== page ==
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Architects: Paul Lukez Architecture
Client: Boston Society of Architects
Landscape Architects: C2 Studio
Contractors: Barnraisers Group, LLC.
Cost Estimators: PM&C
Engineers: Simpson Gumpertz & Heger Inc.
Consultants: X-Factor Architecture
Consultants: Anamarija Frankic
We propose to harness clean energy through hydropower generation from tidal changes and storm surges in low-lying urban areas, as a means of shaping economically and environmentally resilient, self-sustaining communities.
The end result offers an array of integrated landscaping, ecological restoration, urban development and financing strategies for achieving this goal.
The proposal draws from a hydropower generation method from the 1640s: Boston’s Mill Creek connected a northern tidal basin (Mill Pond) with the southern harbor (Town Cove), harnessing tidal changes to power strategically located gristmills at the creek’s ends. This historic fusion of landscape and infrastructure energized Boston’s new economy and community.
Concept: Some 400 years later, this proposal cuts a channel through Columbia Point to connect the northern Old Harbor with the southern Savin Hill Cove.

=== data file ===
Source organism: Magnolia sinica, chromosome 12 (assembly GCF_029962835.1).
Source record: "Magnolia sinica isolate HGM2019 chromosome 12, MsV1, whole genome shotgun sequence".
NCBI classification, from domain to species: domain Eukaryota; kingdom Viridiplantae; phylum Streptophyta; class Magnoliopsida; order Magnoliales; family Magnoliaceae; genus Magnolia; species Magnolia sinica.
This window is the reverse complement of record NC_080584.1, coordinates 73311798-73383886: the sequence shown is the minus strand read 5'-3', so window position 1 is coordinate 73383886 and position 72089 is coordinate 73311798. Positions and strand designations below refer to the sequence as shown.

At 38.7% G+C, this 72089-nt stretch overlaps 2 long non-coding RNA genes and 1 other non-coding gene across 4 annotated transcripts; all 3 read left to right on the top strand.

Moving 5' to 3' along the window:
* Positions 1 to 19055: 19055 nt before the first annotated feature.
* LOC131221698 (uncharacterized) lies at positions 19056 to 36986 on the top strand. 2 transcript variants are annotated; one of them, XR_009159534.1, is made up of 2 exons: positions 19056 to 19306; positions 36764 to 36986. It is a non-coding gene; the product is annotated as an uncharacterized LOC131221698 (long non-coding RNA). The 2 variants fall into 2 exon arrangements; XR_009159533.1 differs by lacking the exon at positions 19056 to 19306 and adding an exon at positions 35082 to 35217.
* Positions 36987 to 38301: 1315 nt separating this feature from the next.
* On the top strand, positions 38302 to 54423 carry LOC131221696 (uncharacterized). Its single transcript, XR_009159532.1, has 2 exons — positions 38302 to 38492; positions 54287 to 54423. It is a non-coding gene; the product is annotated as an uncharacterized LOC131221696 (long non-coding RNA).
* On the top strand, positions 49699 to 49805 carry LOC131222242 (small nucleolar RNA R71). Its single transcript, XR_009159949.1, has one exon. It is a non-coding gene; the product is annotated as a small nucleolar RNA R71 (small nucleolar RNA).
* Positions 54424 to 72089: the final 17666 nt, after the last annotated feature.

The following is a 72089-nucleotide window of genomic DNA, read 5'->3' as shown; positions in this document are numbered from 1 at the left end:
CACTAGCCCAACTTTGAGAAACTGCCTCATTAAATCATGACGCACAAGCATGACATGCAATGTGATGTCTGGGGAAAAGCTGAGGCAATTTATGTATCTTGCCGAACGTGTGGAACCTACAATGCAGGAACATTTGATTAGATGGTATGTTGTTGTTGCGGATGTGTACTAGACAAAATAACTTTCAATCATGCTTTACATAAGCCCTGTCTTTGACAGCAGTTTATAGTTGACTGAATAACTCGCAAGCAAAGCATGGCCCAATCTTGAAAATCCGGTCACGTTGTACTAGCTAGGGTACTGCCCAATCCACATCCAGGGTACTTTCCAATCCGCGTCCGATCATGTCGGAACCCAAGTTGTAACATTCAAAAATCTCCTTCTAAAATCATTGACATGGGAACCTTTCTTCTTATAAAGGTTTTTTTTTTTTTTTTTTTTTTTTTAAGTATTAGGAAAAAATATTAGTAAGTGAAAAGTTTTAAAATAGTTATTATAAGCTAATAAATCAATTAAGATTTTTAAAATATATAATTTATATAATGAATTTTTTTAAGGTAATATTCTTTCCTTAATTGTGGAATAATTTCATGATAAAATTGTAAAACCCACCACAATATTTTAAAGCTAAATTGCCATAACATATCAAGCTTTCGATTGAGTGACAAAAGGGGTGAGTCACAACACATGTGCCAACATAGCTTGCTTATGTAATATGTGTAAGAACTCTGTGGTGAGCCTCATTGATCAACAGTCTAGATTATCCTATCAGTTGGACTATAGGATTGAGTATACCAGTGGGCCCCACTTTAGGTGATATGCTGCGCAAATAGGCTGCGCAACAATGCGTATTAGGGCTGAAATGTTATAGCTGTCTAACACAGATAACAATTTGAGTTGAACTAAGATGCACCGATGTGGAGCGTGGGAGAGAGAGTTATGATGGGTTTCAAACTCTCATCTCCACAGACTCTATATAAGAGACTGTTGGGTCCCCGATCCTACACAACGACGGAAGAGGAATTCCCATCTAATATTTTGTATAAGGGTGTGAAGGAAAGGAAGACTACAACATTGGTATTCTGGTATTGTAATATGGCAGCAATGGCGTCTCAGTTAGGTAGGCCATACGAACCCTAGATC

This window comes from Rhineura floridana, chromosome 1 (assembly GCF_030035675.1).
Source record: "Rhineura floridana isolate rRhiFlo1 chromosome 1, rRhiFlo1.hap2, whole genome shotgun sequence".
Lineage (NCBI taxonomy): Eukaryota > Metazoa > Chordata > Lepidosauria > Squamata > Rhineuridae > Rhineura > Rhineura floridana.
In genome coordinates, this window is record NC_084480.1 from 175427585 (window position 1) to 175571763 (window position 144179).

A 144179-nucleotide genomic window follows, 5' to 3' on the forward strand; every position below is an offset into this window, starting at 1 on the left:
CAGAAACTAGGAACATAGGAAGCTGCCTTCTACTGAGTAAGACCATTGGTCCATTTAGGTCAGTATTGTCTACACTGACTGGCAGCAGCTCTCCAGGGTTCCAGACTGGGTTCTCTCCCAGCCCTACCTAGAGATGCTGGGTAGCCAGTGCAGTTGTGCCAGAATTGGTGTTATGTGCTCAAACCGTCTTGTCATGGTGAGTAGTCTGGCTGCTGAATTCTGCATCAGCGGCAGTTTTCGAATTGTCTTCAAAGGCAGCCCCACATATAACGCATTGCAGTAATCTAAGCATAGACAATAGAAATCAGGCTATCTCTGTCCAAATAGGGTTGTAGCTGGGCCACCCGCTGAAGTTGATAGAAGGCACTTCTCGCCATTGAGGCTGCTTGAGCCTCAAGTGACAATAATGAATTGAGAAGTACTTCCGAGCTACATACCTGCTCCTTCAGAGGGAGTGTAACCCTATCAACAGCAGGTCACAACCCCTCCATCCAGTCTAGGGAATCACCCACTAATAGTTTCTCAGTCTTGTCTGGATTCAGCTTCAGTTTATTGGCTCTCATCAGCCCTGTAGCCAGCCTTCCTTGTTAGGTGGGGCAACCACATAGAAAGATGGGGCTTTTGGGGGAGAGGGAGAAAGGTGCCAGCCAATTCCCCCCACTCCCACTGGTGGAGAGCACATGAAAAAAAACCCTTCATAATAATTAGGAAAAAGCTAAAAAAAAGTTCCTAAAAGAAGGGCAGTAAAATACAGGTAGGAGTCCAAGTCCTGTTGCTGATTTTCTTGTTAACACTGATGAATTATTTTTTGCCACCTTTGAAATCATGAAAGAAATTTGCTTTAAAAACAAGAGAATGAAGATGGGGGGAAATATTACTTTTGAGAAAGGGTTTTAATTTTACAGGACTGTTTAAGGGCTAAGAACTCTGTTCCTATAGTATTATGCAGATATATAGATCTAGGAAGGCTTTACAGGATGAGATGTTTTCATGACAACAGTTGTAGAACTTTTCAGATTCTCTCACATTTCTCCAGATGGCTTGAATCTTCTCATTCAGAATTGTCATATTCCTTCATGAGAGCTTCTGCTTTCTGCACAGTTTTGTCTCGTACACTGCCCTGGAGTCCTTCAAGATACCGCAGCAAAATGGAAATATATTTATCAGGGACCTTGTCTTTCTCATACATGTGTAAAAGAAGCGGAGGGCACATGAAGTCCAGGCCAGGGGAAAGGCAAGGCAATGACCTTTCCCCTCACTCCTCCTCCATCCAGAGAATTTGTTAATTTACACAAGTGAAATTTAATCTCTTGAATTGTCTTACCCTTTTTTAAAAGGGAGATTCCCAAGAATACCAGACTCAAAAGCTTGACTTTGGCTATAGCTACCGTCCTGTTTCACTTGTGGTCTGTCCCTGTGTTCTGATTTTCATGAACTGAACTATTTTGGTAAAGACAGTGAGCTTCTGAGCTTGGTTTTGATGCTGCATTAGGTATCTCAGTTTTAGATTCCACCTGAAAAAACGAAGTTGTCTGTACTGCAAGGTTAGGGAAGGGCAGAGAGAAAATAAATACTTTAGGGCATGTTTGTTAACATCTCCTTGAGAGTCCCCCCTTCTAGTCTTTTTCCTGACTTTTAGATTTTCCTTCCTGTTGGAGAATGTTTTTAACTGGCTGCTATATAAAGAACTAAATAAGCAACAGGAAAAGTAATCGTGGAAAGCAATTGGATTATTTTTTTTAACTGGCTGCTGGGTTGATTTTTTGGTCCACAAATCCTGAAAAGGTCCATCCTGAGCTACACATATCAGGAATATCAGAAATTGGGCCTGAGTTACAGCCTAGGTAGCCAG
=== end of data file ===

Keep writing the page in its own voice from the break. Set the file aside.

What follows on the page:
The new Morrissey Channel would capture rising sea levels and tidal changes and embrace the ebb and flow of natural water currents to generate hydroelectric energy through advanced turbine technologies, which would power communities and build lively public spaces.
This ecologically sustainable urban model would assume a new form of resilient urbanism that generates an amenity-rich landscape, restored ecology, and an economically viable, self-sustaining community.
Design Process: We assembled a team of landscape architects, ecologists, engineers, venture capitalists, economists, cost estimators, and leading entrepreneurs and scientists advancing turbine technologies for river and ocean applications.
Our three months of iterative design exploration included identification of market- ready turbines amenable to Columbia Point’s ecology and landscape.
Landscape / Ecology: This proposal would restore 232 hectares of intertidal salt marshes to store 4 million liters of water/acre, reduce the tidal wave height by 90% within 20 meters of the marsh edge, accrete sediment by 0.25 cm/m2/year, and absorb 481 tons of CO2/year to counter carbon sequestration.
In addition, 63 acres of oyster/mussel/clam beds would be restored as a shoreline buffer filtering 30-50 gallons of water/day/oyster for water quality improvement and sediment reduction. Other ecological benefits would include shoreline revegetation for coastal habitats, buffers, biodiversity and landscape quality; intertidal pool expansion for rocky habitats; and wetland remediation and courtyard water recycling for storm water management. Summary
This proposal fulfills a new need for more resilient Boston neighborhoods by combining colonial-era urban design patterns and precedents with new hydrokinetic technologies. This mix creates new forms of urban habitation, where water actively generates sustainable energy, urban life and urban form for generations to come.